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Referendum Consultation

Volume 543: debated on Wednesday 18 April 2012

4. What assessment his Department has made of the responses to its consultation on the proposed referendum on independence for Scotland. (102889)

8. What assessment his Department has made of the responses to its consultation on the proposed referendum on independence for Scotland. (102893)

The Government published their response on 4 April. The responses to the consultation gave strong endorsement to a referendum involving a single, clear question on independence, overseen by the Electoral Commission, using the same franchise as that used to elect the Members of the Scottish Parliament, and held sooner rather than later.

Does my right hon. Friend agree with the consensus established by the responses to the consultation, which is that people do not want to wait 1,000 days to exercise their votes in a referendum?

This is a fundamentally important decision, the most important that we as Scots will make in our lifetimes, and the longer it is delayed, the greater the uncertainty will be. The sooner we can get on with resolving the process and the question, the better.

Do the responses of the consultation reflect my view that there should be a simple “yes or no” question in any referendum if we are to secure a decisive outcome for Scotland?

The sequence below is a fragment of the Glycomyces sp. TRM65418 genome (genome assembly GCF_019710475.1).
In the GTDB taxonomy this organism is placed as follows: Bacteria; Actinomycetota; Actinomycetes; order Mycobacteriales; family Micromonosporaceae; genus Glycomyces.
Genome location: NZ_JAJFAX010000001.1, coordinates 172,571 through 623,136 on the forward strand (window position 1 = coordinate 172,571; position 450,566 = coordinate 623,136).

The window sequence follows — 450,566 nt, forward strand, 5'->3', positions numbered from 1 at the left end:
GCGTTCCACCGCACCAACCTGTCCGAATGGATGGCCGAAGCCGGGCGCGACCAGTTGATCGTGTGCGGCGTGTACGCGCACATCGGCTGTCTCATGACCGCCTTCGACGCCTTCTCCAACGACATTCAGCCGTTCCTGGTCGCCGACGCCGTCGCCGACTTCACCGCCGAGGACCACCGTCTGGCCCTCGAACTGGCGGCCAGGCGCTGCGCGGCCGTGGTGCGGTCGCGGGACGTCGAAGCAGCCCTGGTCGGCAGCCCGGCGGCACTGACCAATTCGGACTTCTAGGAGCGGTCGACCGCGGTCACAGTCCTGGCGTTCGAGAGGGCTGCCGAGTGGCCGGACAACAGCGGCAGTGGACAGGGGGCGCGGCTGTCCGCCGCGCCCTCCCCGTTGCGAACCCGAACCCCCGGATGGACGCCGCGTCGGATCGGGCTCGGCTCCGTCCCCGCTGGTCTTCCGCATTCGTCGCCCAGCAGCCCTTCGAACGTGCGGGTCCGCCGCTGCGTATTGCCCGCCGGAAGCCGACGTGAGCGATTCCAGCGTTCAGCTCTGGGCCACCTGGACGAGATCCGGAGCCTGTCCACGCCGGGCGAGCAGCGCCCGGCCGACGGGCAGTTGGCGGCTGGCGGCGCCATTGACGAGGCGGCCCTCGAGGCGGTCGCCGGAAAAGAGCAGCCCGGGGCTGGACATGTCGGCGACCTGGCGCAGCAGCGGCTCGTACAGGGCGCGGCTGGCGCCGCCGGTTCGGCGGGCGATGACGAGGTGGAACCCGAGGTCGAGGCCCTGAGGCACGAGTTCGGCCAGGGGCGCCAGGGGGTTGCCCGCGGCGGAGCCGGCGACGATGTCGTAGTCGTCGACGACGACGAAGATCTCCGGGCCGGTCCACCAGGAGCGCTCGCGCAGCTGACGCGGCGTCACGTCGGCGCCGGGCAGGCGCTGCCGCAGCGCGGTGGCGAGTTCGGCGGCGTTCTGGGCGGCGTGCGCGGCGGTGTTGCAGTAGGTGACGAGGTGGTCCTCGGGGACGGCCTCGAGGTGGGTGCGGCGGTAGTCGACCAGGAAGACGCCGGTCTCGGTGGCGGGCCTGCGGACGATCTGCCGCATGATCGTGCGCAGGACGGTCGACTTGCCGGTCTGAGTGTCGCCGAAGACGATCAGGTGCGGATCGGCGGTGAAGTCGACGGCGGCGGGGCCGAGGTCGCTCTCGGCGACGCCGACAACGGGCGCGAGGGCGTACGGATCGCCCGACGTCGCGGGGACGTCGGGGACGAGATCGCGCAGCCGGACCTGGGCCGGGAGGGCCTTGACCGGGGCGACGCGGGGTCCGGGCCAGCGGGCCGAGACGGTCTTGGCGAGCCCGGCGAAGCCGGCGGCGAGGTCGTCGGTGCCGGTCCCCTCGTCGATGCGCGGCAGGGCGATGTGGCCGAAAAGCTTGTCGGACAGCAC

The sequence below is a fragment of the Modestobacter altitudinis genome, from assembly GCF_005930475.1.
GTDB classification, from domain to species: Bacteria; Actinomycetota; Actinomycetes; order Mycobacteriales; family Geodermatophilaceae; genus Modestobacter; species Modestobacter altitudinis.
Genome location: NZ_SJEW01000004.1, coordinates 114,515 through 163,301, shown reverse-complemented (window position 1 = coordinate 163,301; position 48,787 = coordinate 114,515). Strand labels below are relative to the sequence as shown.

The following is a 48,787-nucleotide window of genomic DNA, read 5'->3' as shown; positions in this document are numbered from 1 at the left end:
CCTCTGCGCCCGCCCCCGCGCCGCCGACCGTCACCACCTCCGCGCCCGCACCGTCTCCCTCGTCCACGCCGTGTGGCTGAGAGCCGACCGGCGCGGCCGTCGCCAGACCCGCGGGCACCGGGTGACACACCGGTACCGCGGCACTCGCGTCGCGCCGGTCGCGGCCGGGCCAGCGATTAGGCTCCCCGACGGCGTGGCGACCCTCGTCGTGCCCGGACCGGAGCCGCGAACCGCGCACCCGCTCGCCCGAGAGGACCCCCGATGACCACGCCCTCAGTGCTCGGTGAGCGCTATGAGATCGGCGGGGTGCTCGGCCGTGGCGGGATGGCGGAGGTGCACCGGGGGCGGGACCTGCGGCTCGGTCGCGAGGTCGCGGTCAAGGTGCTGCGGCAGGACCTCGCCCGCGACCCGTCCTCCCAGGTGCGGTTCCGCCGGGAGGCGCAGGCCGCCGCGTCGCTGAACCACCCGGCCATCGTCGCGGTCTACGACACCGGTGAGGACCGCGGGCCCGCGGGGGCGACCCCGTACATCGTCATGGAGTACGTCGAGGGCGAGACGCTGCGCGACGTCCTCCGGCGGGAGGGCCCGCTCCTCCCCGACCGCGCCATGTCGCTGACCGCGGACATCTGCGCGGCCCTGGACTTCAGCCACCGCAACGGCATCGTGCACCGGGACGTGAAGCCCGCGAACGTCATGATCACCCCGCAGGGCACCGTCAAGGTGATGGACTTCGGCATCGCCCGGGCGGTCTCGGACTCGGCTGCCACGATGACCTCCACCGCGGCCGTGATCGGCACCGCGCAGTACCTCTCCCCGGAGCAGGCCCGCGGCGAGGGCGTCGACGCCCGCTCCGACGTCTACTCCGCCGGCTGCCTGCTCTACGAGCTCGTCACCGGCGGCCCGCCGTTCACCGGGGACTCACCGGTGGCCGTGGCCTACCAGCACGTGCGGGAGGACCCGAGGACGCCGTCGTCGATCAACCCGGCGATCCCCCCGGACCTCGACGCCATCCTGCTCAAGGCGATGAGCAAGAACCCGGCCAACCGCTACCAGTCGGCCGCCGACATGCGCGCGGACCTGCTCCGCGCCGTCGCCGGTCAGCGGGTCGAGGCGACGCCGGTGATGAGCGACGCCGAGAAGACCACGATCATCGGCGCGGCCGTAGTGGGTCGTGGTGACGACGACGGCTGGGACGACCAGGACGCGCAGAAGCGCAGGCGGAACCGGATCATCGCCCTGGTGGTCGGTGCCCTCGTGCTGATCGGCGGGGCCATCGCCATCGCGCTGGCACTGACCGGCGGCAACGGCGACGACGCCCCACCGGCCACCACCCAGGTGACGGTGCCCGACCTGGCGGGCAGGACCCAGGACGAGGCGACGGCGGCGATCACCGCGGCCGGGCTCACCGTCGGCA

My hon. Friend is entirely right. We must not muddle the issue of independence with a separate debate on the future of devolution. Today we mark another important milestone in the development of the Scotland Bill. What we want after its enactment—assuming that we receive their lordships’ support—is a clear decision on the future of our country, and for it to stay in the United Kingdom.

Does the Secretary of State wish to take this opportunity to thank the Labour party for providing his meagre consultation with more than a quarter of the responses? I suppose that that adds a new meaning to the term “Labour block vote”. Can he tell us how many other responses he received from the Labour website with a slightly amended text, and why the Labour party is doing all the groundwork for his Tory-led Government’s consultation?

It should hardly be a surprise to the hon. Gentleman that political parties want to take part in consultations. This is an intensely political process. Even this morning, there was a pre-prepared script on the Scottish National party website inviting people to respond to the SNP’s consultation, so SNP Members should be a wee bit careful about the argument they are trying to make.

Some 70% of respondents to the UK consultation felt that 2014 was too long to wait to decide Scotland’s constitutional future. Businesses and financial institutions in my constituency have made it clear that this state of limbo is damaging the economy in Scotland. Has the Secretary of State received similar representations from businesses elsewhere in Scotland?

The hon. Lady is entirely right to draw this issue to the attention of the House and to highlight that across Scotland and the UK, businesses, like individuals, want answers. We need to resolve this hugely important issue sooner rather than later, so we do not lose out on investment in jobs and we understand our future within the UK.